A tray of South Asian sweets, with some pieces covered with shiny silver vark
Proto-Elamite kneeling bull holding a spouted vessel; 3100–2900 BC; 16.3 x 6.3 x 10.8 cm; Metropolitan Museum of Art (New York City)
Ancient Egyptian figurine of Horus as falcon god with an Egyptian crown; circa 500 BC; silver and electrum; height: 26.9 cm; Staatliche Sammlung für Ägyptische Kunst (Munich, Germany)
Ancient Greek tetradrachm; 315–308 BC; diameter: 2.7 cm; Metropolitan Museum of Art
Ancient Greek gilded bowl; 2nd–1st century BC; height: 7.6 cm, dimeter: 14.8 cm; Metropolitan Museum of Art
Roman plate; 1st–2nd century AD; height: 0.1 cm, diameter: 12.7 cm; Metropolitan Museum of Art
Roman bust of Serapis; 2nd century; 15.6 x 9.5 cm; Metropolitan Museum of Art
Auricular basin with scenes from the story of Diana and Actaeon; 1613; length: 50 cm, height: 6 cm, width: 40 cm; Rijksmuseum (Amsterdam, the Netherlands)
French Rococo tureen; 1749; height: 26.3 cm, width: 39 cm, depth: 24 cm; Metropolitan Museum of Art
French Rococo coffeepot; 1757; height: 29.5 cm; Metropolitan Museum of Art
French Neoclassical ewer; 1784–1785; height: 32.9 cm; Metropolitan Museum of Art
Neo-Rococo coffeepot; 1845; overall: 32 x 23.8 x 15.4 cm; Cleveland Museum of Art (Cleveland, Ohio, USA)
French Art Nouveau dessert spoons; circa 1890; Cooper Hewitt, Smithsonian Design Museum (New York City)
Art Nouveau jardinière; circa 1905–1910; height: 22 cm, width: 47 cm, depth: 22.5 cm; Cooper Hewitt, Smithsonian Design Museum
Hand mirror; 1906; height: 20.7 cm, weight: 88 g; Rijksmuseum (Amsterdam, the Netherlands)
Mystery watch; ca. 1889; diameter: 5.4 cm, depth: 1.8 cm; Musée d'Horlogerie of Le Locle, (Switzerland)

The resulting adduct can be decomposed with ammonia to release the free alkene.

Drops of concentrated sulfuric acid rapidly decompose a piece of cotton towel by dehydration.

Sulfuric acid

Mineral acid composed of the elements sulfur, oxygen and hydrogen, with the molecular formula H2SO4.

Mineral acid composed of the elements sulfur, oxygen and hydrogen, with the molecular formula H2SO4.

Drops of concentrated sulfuric acid rapidly decompose a piece of cotton towel by dehydration.
Solid state structure of the [D3SO4]+ ion present in [D3SO4]+[SbF6]−, synthesized by using DF in place of HF. (see text)
Rio Tinto with its highly acidic water
Sulfuric acid production in 2000
Acidic drain cleaners usually contain sulfuric acid at a high concentration which turns a piece of pH paper red and chars it instantly, demonstrating both the strong acidic nature and dehydrating property.
An acidic drain cleaner can be used to dissolve grease, hair and even tissue paper inside water pipes.
John Dalton's 1808 sulfuric acid molecule shows a central sulfur atom bonded to three oxygen atoms, or sulfur trioxide, the anhydride of sulfuric acid.
Drops of 98% sulfuric acid char a piece of tissue paper instantly. Carbon is left after the dehydration reaction staining the paper black.
Superficial chemical burn caused by two 98% sulfuric acid splashes (forearm skin)
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Reacting the ammonia produced in the thermal decomposition of coal with waste sulfuric acid allows the ammonia to be crystallized out as a salt (often brown because of iron contamination) and sold into the agro-chemicals industry.

Full disk view in natural colour, taken by the Hubble Space Telescope in April 2014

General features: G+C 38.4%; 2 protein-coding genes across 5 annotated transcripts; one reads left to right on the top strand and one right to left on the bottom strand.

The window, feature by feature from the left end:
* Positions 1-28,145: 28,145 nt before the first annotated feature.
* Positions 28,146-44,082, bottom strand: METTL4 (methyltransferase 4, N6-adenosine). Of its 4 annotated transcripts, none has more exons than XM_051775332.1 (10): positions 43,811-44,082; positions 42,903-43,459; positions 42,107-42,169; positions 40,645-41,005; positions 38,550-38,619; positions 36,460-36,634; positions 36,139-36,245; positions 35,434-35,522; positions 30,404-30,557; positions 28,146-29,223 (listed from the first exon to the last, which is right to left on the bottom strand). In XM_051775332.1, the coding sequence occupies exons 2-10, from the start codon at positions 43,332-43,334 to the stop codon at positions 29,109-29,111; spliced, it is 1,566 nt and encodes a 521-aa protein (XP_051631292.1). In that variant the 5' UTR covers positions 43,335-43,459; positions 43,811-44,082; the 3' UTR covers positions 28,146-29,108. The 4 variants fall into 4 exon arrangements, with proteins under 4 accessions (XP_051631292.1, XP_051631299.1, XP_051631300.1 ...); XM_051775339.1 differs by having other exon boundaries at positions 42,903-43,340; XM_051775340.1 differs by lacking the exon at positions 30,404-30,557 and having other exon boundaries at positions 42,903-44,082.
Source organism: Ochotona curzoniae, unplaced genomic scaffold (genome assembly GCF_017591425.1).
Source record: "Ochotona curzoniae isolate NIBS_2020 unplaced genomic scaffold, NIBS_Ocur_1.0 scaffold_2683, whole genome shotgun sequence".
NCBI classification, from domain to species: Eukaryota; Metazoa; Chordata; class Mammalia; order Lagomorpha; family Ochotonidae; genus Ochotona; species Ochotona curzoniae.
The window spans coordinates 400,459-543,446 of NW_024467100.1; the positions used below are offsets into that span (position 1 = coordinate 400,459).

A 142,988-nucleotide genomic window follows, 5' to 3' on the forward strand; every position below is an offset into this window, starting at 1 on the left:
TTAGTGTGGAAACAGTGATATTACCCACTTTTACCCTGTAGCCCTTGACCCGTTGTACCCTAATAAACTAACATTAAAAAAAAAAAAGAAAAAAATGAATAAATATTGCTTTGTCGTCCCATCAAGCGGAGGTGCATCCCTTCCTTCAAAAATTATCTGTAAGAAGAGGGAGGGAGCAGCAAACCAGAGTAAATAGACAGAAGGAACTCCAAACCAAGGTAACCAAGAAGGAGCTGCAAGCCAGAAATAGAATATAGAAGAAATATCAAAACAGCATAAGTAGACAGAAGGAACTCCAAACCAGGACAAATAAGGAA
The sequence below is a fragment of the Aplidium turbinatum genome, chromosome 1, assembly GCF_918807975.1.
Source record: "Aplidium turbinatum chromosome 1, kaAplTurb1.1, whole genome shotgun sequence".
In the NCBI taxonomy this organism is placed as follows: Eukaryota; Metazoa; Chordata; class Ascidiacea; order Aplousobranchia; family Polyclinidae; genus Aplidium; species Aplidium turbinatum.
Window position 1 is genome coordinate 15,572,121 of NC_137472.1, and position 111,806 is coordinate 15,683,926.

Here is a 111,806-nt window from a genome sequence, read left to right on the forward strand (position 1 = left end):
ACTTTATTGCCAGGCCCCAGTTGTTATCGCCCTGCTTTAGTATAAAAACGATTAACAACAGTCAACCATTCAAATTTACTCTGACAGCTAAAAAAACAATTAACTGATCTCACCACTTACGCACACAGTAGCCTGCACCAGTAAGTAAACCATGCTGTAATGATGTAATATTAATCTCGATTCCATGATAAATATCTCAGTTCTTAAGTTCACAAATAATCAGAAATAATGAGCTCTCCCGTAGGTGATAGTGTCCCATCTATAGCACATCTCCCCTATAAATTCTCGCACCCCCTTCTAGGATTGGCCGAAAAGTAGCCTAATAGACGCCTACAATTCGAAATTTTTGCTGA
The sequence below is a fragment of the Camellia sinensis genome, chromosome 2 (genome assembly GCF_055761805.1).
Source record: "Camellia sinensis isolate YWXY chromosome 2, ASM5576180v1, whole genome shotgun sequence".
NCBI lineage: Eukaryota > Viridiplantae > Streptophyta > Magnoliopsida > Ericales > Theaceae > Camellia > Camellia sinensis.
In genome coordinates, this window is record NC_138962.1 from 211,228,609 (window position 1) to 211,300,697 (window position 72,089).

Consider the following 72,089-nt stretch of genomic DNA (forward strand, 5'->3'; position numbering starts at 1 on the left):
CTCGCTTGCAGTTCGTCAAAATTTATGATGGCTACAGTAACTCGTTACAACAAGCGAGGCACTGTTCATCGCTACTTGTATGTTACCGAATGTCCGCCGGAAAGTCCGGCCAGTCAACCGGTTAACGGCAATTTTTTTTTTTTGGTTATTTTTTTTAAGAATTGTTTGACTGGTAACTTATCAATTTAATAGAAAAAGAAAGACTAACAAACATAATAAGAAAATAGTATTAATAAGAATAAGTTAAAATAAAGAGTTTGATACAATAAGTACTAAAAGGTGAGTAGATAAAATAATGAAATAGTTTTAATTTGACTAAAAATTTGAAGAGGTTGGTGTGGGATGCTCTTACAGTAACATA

Jupiter

Fifth planet from the Sun and the largest in the Solar System.

Fifth planet from the Sun and the largest in the Solar System.

Full disk view in natural colour, taken by the Hubble Space Telescope in April 2014
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Jupiter's diameter is one order of magnitude smaller (×0.10045) than that of the Sun, and one order of magnitude larger (×10.9733) than that of Earth. The Great Red Spot is roughly the same size as Earth.
Diagram of Jupiter, its interior, surface features, rings, and inner moons.
Time-lapse sequence from the approach of Voyager 1, showing the motion of atmospheric bands and circulation of the Great Red Spot. Recorded over 32 days with one photograph taken every 10 hours (once per Jovian day). See [[:File:Jupiter from Voyager 1 PIA02855 max quality.ogv|full size video]].
Close up of the Great Red Spot imaged by the Juno spacecraft in April 2018
The Great Red Spot is decreasing in size (May 15, 2014)
Jupiter (red) completes one orbit of the Sun (centre) for every 11.86 orbits by Earth (blue)
A rotation time-lapse of Jupiter over 3 hours
Model in the Almagest of the longitudinal motion of Jupiter (☉) relative to Earth (🜨)
Galileo Galilei, discoverer of the four largest moons of Jupiter, now known as Galilean moons
Infrared image of Jupiter taken by ESO's Very Large Telescope
Jupiter as seen by the space probe Cassini
A photograph of Jupiter taken by the Juno spacecraft, at the end of a close flyby
(September 2018)
Jupiter, as seen by the Juno spacecraft
(February 12, 2019)
The rings of Jupiter
Diagram showing the Trojan asteroids in Jupiter's orbit, as well as the main asteroid belt
Hubble image taken on July 23, 2009, showing a blemish about 5000 miles long left by the 2009 Jupiter impact event.
Jupiter, woodcut from a 1550 edition of Guido Bonatti's Liber Astronomiae
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Infrared view of Jupiter, imaged by the Gemini North telescope in Hawaiʻi on January 11, 2017
Jupiter imaged in visible light by the Hubble Space Telescope on January 11, 2017
Ultraviolet view of Jupiter, imaged by Hubble on January 11, 2017<ref>{{cite web|title=By Jove! Jupiter Shows Its Stripes and Colors|publisher=National Science Foundation|website=NOIRLab|date=May 11, 2021|url=https://noirlab.edu/public/news/noirlab2116/|access-date=June 17, 2021}}</ref>
This image of Jupiter and Europa, taken by Hubble on 25 August 2020, was captured when the planet was 653 million kilometres from Earth.<ref>{{cite web|title=Hubble Finds Evidence of Persistent Water Vapour Atmosphere on Europa|website=ESA Hubble|publisher=European Space Agency|date=October 14, 2021|url=https://esahubble.org/news/heic2111/|access-date=October 26, 2021}}</ref>

The atmosphere contains trace amounts of methane, water vapour, ammonia, and silicon-based compounds.